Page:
|Publication number||US3812127 A|
|Publication date||May 21, 1974|
|Filing date||Jun 2, 1972|
|Priority date||Oct 31, 1966|
|Publication number||US 3812127 A, US 3812127A, US-A-3812127, US3812127 A, US3812127A|
|Inventors||T Cronin, H Hess|
|Export Citation||BiBTeX, EndNote, RefMan|
|Referenced by (49), Classifications (29)|
|External Links: USPTO, USPTO Assignment, Espacenet|
3,812,127, Patented May 21, 1974 4-(QUINOLIN-4-YL)PlPERAZINE-1-CARBOXYLIC ACID ESTERS Timothy H. Cronin, Niantic, and Hans-Jurgen E. Hess, Old Lyme, Conn., assignors to Pfizer Inc., New York,
No Drawing. Application Mar. 17, 1970, Ser. No. 20,381, now Patent No. 3,702,849, dated Nov. 14, 1972, which is a division of application Ser. No. 678,191, Oct. 26, 1967, now Patent No. 3,517,005, dated June 23, 1970, which in turn is a continuation-in-part of abandoned application Ser. No. 590,494, Oct. 31, 1966. Divided and this application June 2, 1972, Ser. No. 259,113
Int. Cl. C07d 51/70 US. Cl. 260-268 BQ 3 Claims ABSTRACT OF THE DISCLOSURE Substituted 6,7 dialkoxyquinazolines, 4-(6,7-dialkoxyquino1in-4-yl)-piperazine-l-carboxylic acid, esters, and 1- amino-6,7-dialkoxyisoquinolines and their pharmaceutically-acceptable acid addition salts. Compounds manifest bronchodilator activity and anti-hypertensive response with minimal adverse effects upon administration to afflicted subjects.
CROSS REFERENCE TO RELATED APPLICATIONS This application is a division of application Ser. No. 20,381, filed Mar. 17, 1970 and now US. Pat. No. 3,702,- 849, issued Nov. 14, 1972, which in turn is a division of application Ser. No. 678,191, filed Oct. 26, 1967 and now US. Pat. No. 3,517,005, issued June 23, 1970, which in turn is a continuation-in-part of application Ser. No. 590,- 494, filed Oct. 31, 1966 and now abandoned.
BACKGROUND OF THE INVENTION This invention relates to certain novel organic nitrogen compounds, and more particularly, it is concerned with various new and useful organic heterocyclic nitrogen compounds which are valuable in alleviating bronchoconstriction in afflicted subjects and in reducing the blood pressure of hypertensive subjects.
Treatment of subjects suffering from bronchoconstriction or hypertension requires that the therapeutic agent effectively cause bronchodilation or lower the blood pressure of the treated subject at dosage levels which do not cause other undesirable effects in the subject. The compounds of this invention manifest bronchodilatory and/or hypotensive activity at dosage levels at which no adverse effects are manifested in the treated individual.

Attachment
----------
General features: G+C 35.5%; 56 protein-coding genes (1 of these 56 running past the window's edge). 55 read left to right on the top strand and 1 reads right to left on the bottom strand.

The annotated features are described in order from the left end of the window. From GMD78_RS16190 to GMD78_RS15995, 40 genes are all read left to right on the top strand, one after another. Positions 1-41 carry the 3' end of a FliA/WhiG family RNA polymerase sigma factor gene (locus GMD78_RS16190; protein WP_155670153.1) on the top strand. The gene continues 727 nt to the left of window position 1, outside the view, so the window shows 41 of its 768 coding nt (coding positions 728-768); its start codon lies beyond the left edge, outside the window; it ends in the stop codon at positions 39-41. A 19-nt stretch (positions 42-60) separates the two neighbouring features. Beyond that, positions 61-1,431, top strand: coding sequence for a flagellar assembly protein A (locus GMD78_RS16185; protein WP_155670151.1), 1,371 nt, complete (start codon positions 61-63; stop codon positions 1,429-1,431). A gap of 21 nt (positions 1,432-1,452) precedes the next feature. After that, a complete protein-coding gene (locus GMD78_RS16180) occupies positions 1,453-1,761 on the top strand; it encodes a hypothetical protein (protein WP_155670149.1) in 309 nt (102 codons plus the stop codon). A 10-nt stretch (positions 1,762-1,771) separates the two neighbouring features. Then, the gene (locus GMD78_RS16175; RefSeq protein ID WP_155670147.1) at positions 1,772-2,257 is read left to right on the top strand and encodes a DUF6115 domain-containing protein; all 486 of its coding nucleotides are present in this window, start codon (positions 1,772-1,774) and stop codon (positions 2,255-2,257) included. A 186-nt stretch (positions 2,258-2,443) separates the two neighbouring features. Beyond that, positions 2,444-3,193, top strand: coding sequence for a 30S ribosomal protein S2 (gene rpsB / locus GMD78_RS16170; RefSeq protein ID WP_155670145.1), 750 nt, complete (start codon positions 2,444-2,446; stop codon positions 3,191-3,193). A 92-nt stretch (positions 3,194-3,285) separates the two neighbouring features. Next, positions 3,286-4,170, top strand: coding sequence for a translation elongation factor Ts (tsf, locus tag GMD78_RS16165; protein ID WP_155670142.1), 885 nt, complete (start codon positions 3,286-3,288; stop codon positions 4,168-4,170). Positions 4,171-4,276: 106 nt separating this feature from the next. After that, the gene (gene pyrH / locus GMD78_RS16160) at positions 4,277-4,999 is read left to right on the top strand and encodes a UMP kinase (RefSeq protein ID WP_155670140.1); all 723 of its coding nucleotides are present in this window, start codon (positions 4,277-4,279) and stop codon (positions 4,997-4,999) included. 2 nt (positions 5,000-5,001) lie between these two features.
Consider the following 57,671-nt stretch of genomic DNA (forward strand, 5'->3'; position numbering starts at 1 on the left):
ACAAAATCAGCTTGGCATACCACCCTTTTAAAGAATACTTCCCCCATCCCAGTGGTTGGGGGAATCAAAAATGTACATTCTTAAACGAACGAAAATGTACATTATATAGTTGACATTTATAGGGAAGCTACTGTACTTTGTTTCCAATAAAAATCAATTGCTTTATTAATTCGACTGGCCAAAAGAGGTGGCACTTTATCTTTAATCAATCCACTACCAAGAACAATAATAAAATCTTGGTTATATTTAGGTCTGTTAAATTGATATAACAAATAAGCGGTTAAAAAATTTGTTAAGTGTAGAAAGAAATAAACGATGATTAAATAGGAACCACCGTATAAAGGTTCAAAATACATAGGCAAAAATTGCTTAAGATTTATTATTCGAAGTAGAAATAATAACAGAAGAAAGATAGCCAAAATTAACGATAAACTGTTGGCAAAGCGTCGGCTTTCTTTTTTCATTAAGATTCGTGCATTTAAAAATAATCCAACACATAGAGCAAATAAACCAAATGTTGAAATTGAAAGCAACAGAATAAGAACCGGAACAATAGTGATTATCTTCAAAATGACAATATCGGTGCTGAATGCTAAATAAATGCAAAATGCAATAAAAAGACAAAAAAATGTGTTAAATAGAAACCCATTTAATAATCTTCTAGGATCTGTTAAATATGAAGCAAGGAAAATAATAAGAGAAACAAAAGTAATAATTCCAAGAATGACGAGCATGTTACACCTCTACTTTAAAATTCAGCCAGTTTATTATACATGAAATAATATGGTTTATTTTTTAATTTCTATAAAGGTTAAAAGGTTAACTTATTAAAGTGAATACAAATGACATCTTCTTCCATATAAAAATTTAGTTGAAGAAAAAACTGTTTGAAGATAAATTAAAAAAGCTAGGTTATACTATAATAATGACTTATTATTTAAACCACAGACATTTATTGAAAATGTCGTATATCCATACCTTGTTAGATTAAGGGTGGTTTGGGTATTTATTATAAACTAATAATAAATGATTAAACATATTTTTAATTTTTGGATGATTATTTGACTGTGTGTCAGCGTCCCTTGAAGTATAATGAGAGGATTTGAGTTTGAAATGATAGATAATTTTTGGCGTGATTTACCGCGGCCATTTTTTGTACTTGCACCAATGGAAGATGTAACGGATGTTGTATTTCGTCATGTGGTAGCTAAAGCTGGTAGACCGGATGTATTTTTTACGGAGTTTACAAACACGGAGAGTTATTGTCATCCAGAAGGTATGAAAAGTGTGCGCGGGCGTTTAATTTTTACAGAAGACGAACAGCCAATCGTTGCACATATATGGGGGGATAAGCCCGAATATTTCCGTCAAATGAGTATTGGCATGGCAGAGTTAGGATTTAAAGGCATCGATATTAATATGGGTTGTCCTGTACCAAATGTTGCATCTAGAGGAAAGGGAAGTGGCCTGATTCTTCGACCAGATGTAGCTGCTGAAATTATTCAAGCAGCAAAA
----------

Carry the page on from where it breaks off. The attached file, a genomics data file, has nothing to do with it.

SUMMARY OF THE INVENTION The compounds of this invention are those of the following formulae:
United States Patent omcei and their pharmaceutically-acceptable acid addition salts.
In these compounds A and B may each be alkoxy containing from 1 to 5 carbon atoms, hydrogen, hydroxy, or methyl. When A or B are hydrogen, the other is never hydrogen and A and B, taken together, may be benzo or alkylenedioxy having up to 4 carbon atoms. R may be H or alkyl containing from 1 to 6 carbon atoms. R and R may each be H, phenyl, phenylalkyl, alkyl, alkenyl, hydroxyalkyl or cycloalkyl, the alkyl, alkenyl and cycloalkyl moieties having up to 6 carbon atoms. Z is CH 0 or N, provided that when Z is ---CH,--- or O, n is equal to one and when Z is N, n is equal to one or two. R may be H, alkyl, alkenyl, aryl hydrocarbon, alkylcarbonyl, aryloxycarbonyl, alkenyloxycarbonyl, benzoyl, naphthoyl or alkyloxycarbonyl, the alkyl and alkenyl moieties having up to 6 carbon atoms and the aryl hydrocarbon moiety having up to 10 carbon atoms. R R R and R may each be H, alkyl containing from 1 to 4 carbon atoms or hydroxymethyl. R and R taken together, may be cycloalkyl having from 4 to 7 carbon atoms. J may be H, hydroxy, formyloxy, acyloxy containing from 2 to 5 carbon atoms, aroyloxy containing up to 11 carbon atoms, alkoxy containing from 1 to 4 carbon atoms, aryloxy containing up to 10 carbon atoms, chloro, bromo, formamido, alkylamido having up to 4 carbon atoms in the alkyl group, arylamido having up to 10 carbon atoms in the aryl group, or amino, containing up to two substituents. Each amino substituent may be hydrogen, alkyl having up to 4 carbon atoms or aryl containing up to 10 carbon atoms, and the two substituents, taken together, may be cycloalkyl containing from 4 to 7 carbon atoms and p may be one or two.
These compounds are useful as bronchodilators and as anti-hypertensive agents and are also useful in other manners.
The compounds which are particularly useful in etfecting hypotensive action are those numbered I and III while compounds of all the depicted formulae exhibit useful bronchodilator activity. Compounds which are preferred as bronchodilators are the disclosed 6,7-dimethoxyquinazolines, the 6,7-ethylene dioxyquinazolines, the 6,7-diiso-propoxyquinazolines as well as the 7-methoxyquinazolines. Of particular interest as bronchodilators are the compounds 4-amino-6,7-dimethoxyquinazoline, the compound 2-ethyl 4 amino6,7-dimethoxyquinazoline, the compound 4-(6,7 dimethoxyquinazolin-4-yl)-piperazinel-carboxylic acid, isobutyl ester, the compound 4-(2-npropyl-6,7-dimethoxyquinazolin-4-yl)-piperazine 1 carboxylic acid, isobutyl ester, the compound 4-(2-methyl- 6,7-dimethoxyquinazolin-4-yl)-piperazine l carboxylic acid, isobutyl ester, the compound 4-(2-ethyl-6,7-dimethoxyquinazolin-4-yl)-piperazine 1 carboxylic acid, isobutyl ester, the compound 4-(6,7-dimethoxyquinazolin-4- yl)-piperazine-1-carboxylic acid, 2-methyl-2-hydroxypropyl ester, the compound 4-(6,7-dimethoxyquinazo1in-4- yl)-piperazine-l-carboxylic acid, Z-methyl 2 propenyl ester, and the compound 4-(6,7-dimethoxyquinazolin-4- yl)-piperazine-l-carboxylic acid, 2-methyl-2-chloropropyl ester.